Not really. The reason it's a winner is that QI isn't really there in the first place on this one.

-Gene

What is QI?

yellowfin
12-26-2009, 7:57 PM
So basically there is little or no disincentive in this for LE and DA's to keep up the harassment and arm twisting. Nothing significant at any rate, nothing with hard enough sting to level the playing field.

leelaw
12-26-2009, 8:00 PM
What is QI?

Qualified immunity.

pullnshoot25
12-26-2009, 8:04 PM
Qualified immunity.

OH yeah...

Gotcha.

yellowfin
12-26-2009, 8:05 PM
What is QI?Qualified immunity, basically a cop's ability to say "Hey, I'm just doing my job" when they accidentally run you through the ringer because they don't know it's legal for you to own guns at all, violate a rule or two of gun safety at the expense of the back of someone's head, etc. and get off scot free. On one hand, they do have to have some leeway so they're not totally petrified of consequences of every single micro detail of everything they do so they can actually do an effective job instead of being too afraid to do anything at all, but on the other hand...

...I will refrain from getting too cynical and crude. But suffice it to say I think QI is abused as it provides perfect plausible deniability for tyranny and it's certainly employed as such in a few states such as, oh let's say CA, NY, NJ, MD, HI, and IL, and known to be actively encouraged in at very least the first 4 of those. Not to point fingers... :whistling:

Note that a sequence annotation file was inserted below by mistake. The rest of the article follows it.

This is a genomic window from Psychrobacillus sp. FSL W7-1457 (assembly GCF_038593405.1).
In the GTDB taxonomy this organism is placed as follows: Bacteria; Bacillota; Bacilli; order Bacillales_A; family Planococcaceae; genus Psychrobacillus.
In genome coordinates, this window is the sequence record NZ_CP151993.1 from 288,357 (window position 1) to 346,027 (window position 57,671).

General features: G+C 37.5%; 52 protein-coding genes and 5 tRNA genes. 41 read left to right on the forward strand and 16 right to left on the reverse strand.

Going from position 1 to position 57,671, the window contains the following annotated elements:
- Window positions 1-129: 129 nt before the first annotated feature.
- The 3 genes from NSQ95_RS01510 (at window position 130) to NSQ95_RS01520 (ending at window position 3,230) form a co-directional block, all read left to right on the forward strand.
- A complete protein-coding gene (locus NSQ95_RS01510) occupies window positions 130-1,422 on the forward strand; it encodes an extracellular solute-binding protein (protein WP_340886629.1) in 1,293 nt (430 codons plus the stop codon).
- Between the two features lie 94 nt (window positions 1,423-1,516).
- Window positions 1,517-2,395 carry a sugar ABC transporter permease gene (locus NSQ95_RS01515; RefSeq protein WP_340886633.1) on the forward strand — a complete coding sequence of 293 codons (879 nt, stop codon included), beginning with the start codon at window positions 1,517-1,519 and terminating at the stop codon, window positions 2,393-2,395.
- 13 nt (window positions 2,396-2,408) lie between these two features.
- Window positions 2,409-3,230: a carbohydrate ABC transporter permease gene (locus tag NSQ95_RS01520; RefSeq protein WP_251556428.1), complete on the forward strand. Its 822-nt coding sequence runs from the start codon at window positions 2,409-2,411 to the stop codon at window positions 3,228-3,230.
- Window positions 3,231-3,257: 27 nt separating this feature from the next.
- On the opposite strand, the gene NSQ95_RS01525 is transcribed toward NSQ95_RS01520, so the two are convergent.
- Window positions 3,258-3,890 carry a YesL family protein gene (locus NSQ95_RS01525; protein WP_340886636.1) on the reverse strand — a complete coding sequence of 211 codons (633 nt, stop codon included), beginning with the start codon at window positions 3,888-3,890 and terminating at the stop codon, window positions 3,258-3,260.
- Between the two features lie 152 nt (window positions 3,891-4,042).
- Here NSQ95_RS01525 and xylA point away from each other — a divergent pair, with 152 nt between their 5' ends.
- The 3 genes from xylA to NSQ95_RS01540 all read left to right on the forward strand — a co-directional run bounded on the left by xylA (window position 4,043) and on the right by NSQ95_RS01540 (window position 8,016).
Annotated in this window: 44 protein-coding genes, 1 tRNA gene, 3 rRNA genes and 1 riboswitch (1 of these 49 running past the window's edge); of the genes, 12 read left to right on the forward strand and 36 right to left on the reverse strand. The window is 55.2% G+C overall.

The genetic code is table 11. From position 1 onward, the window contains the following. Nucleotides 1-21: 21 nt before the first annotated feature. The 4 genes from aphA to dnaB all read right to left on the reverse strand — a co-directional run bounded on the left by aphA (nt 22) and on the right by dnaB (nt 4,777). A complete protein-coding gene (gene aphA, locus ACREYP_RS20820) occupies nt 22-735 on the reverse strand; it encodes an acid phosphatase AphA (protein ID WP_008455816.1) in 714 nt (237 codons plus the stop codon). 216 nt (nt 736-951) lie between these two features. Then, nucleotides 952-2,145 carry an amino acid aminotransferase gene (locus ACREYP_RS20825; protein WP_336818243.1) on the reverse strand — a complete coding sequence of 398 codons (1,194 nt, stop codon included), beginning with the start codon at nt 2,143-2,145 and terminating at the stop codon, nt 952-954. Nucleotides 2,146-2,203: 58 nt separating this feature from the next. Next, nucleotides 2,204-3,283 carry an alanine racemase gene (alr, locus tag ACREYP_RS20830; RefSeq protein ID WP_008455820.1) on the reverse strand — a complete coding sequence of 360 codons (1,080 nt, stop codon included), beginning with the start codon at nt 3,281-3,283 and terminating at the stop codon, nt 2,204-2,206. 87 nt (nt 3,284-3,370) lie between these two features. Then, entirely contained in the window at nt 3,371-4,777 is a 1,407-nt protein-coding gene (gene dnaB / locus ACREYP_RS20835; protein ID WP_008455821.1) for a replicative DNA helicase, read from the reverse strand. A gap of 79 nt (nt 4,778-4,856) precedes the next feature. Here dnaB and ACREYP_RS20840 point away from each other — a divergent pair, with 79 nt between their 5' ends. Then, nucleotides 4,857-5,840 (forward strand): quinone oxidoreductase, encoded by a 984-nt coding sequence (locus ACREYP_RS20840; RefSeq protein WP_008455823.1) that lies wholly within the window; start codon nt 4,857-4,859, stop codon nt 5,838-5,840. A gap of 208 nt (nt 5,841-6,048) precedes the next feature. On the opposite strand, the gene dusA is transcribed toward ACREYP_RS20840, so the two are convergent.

pullnshoot25
12-26-2009, 8:11 PM
Qualified immunity, basically a cop's ability to say "Hey, I'm just doing my job" when they accidentally run you through the ringer because they don't know it's legal for you to own guns at all, violate a rule or two of gun safety at the expense of the back of someone's head, etc. and get off scot free. On one hand, they do have to have some leeway so they're not totally petrified of consequences of every single micro detail of everything they do so they can actually do an effective job instead of being too afraid to do anything at all, but on the other hand...

...I will refrain from getting too cynical and crude. But suffice it to say I think QI is abused as it provides perfect plausible deniability for tyranny and it's certainly employed as such in a few states such as, oh let's say CA, NY, NJ, MD, HI, and IL, and known to be actively encouraged in at very least the first 4 of those. Not to point fingers... :whistling:

Oh yeah, QI is crap.

I know what it is, I just didn't recognize the acronym.

Vectrexer
12-26-2009, 8:23 PM